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Publication numberUS5764494 A
Publication typeGrant
Application numberUS 08/800,721
Publication dateJun 9, 1998
Filing dateMar 13, 1997
Priority dateMar 13, 1997
Fee statusPaid
Publication number08800721, 800721, US 5764494 A, US 5764494A, US-A-5764494, US5764494 A, US5764494A
InventorsMichael Joseph Schutten, William George Earls
Original AssigneeLockheed Martin Corporation
Export CitationBiBTeX, EndNote, RefMan
External Links: USPTO, USPTO Assignment, Espacenet
Saturable reactor and converter for use thereof
US 5764494 A
Abstract
A switching converter achieves improved regulation range by the use of a saturable reactor in series with a transformer primary. The saturable reactor uses a conventional magnetic pot core including a magnetic shell and center post. The location at which the post joins the shell is perforated to reduce the cross-section of magnetic material, so that, at low reactor currents, incremental inductance is established by the gap between post and lid, and at high reactor currents, the incremented inductance is established by saturation at the base of the post. Perforation at the base of the post also results in generation of heat at a location immediately adjacent the flat bottom of the pot core.
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Claims(11)
What is claimed is:
1. A saturable reactor arrangement, comprising:
a ferromagnetic pot core arrangement having, when assembled, the general exterior form of a right circular cylinder, said right circular cylinder defining first and second flat, mutually parallel, approximately circular ends, an axis, and a fastener clearance aperture passing through said right circular cylinder and said first and second ends centered on said axis, said pot core arrangement being divided into two portions along a division plane perpendicular to said axis and lying between said first and second ends, at least one of said portions of said pot core arrangement including a ferromagnetic shell portion which, together with the other of said portions of said pot core arrangement, defines said right circular cylindrical exterior form, said ferromagnetic shell portion of at least one of said portions of said pot core arrangement having a thickness selected to define a cavity within said shell, said cavity being in the general shape of a right circular cylinder defining a bottom adjacent one of said first and second ends, said cavity of said one of said portions of said pot core arrangement having an axial post defining proximal and distal ends, said proximal end of said post of said one of said portions of said pot core arrangement being monolithically affixed to said bottom, said post extending distally from said bottom, parallel with said axis, toward said division plane, said post containing said fastener clearance aperture;
said post of said one of said portions of said pot core arrangement further including
(a) a distal portion of said post in the form of an annular ring of ferromagnetic material lying in a plane parallel to said division plane;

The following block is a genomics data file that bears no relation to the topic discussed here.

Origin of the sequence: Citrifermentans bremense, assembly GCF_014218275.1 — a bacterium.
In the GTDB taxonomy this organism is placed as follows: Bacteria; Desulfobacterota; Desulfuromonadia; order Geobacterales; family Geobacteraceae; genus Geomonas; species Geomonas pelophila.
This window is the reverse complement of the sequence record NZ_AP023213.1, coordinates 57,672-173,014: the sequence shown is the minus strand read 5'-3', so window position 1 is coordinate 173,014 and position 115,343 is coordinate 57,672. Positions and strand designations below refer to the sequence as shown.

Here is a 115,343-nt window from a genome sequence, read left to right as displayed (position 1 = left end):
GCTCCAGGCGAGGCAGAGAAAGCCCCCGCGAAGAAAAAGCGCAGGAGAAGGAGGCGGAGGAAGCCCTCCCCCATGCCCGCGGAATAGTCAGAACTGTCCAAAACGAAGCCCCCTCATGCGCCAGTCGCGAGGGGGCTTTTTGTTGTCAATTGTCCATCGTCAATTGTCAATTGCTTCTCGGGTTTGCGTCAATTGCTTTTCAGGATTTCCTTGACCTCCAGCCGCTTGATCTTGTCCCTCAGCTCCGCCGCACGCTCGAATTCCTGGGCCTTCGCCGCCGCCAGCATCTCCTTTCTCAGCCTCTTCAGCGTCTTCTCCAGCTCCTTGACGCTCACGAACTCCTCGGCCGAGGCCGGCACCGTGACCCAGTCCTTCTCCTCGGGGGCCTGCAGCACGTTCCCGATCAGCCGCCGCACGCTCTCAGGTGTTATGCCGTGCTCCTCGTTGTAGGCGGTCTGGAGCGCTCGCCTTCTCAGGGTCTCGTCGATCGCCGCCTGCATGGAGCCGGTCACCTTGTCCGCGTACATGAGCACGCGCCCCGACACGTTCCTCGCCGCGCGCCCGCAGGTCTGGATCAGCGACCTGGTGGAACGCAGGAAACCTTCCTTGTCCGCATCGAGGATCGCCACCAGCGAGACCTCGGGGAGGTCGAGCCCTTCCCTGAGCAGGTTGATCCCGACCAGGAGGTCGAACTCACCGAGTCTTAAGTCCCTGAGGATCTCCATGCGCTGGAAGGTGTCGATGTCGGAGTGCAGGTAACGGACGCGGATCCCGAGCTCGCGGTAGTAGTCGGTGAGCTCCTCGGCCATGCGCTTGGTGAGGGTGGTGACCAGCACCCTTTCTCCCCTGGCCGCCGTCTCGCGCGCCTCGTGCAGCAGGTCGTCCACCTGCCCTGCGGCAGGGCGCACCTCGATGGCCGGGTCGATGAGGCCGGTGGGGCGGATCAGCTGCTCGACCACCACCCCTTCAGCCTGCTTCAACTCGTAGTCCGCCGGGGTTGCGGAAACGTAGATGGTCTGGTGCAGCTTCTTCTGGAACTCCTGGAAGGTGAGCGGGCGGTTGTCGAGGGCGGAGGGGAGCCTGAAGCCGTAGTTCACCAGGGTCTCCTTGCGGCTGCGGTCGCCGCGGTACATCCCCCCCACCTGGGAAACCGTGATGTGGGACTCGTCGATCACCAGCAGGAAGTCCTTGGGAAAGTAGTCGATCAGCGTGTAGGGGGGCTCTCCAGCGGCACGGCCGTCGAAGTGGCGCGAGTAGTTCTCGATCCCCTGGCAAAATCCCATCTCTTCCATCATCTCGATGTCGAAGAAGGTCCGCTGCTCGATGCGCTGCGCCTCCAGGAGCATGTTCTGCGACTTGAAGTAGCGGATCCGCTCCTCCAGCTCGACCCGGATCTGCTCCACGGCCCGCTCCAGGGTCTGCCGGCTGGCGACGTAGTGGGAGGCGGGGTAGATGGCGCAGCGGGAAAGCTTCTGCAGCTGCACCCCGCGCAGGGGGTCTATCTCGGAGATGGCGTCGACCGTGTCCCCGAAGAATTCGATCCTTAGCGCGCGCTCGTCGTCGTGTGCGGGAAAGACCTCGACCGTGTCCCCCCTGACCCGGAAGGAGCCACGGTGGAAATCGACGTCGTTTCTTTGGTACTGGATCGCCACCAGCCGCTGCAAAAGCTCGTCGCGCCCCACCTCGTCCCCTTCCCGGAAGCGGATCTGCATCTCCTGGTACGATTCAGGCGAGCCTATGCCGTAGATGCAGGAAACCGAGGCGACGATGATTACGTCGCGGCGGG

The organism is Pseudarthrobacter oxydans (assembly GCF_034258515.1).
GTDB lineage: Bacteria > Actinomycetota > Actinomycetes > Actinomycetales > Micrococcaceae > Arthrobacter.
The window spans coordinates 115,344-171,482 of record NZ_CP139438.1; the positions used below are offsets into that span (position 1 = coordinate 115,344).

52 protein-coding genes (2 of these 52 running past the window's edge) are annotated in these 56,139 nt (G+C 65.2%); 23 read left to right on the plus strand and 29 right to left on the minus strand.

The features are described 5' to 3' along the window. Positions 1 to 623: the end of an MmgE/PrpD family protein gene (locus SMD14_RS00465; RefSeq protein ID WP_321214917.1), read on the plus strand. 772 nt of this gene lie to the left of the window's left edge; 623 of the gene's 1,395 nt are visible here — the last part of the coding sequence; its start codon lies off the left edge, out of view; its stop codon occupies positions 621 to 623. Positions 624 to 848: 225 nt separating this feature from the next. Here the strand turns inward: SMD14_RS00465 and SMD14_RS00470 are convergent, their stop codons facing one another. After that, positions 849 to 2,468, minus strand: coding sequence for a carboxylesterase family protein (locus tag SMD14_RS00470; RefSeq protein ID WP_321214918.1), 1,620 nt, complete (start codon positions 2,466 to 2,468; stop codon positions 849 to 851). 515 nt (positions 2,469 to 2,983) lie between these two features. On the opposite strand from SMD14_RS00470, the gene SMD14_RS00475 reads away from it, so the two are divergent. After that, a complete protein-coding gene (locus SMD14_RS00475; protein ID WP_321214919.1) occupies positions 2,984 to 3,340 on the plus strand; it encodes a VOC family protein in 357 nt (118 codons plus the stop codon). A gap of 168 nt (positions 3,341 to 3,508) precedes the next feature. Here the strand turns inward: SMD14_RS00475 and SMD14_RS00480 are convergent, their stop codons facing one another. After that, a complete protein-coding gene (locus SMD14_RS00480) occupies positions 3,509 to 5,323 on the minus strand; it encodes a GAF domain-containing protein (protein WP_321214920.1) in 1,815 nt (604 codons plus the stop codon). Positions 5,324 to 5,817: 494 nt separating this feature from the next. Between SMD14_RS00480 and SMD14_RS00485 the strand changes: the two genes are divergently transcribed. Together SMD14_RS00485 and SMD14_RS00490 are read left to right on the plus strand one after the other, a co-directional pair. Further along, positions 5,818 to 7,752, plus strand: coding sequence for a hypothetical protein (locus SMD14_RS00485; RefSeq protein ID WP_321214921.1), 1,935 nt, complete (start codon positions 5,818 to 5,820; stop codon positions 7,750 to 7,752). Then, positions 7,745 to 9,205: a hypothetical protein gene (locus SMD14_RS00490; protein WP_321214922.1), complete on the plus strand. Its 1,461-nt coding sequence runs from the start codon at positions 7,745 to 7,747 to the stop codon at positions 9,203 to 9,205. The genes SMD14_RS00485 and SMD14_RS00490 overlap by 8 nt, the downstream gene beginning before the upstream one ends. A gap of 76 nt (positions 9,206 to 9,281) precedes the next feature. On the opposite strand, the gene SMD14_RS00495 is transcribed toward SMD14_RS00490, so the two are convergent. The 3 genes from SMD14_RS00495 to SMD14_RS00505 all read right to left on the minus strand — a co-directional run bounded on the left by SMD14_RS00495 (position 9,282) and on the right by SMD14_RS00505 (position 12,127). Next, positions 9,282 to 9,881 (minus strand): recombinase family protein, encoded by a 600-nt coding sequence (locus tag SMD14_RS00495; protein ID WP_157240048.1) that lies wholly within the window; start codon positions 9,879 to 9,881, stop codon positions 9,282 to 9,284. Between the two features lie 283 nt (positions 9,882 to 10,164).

(b) a plurality of apertures extending through the side of a second portion of said post and said bottom, which second portion of said post lies between said distal portion of said post and said bottom, said plurality of apertures being located so as to divide said second portion of said post into a plurality of legs extending from said bottom to said distal portion of said post, for supporting said distal portion of said post at a predetermined location relative to said division plane,
(c) each of said legs of said plurality of legs being monolithically affixed to said bottom along a support surface having a first dimension equal to the thickness of said bottom, and a second dimension equal to the width of that one of said legs being supported,
(d) the surfaces of said support areas of said plurality of legs having a cumulative area less than that of said post and less than that of said shell, so that magnetic fields generated within said cavity of said pot core, and flowing through said post and said shell, must pass through said cumulative area of said support areas, and so that magnetic saturation of said pot core occurs preferentially at said surfaces of said support areas, whereby the heat generated by magnetic saturation of said core preferentially occurs adjacent one of said first and second ends of said pot core arrangement.
2. A saturable reactor arrangement according to claim 1, further comprising a thermally conductive, nonmagnetic material filling said plurality of apertures extending through the side of said second portion of said post and said bottom, to aid in transferring heat away from said support surfaces.
3. A saturable reactor arrangement according to claim 2, wherein said thermally conductive material is thermally conductive epoxy.
4. A saturable reactor arrangement according to claim 2, further comprising a thermally conductive heat sink affixed to that one of said first and second ends of said adjacent said thermally conductive, nonmagnetic material, for aiding in transferring heat away from said support surfaces.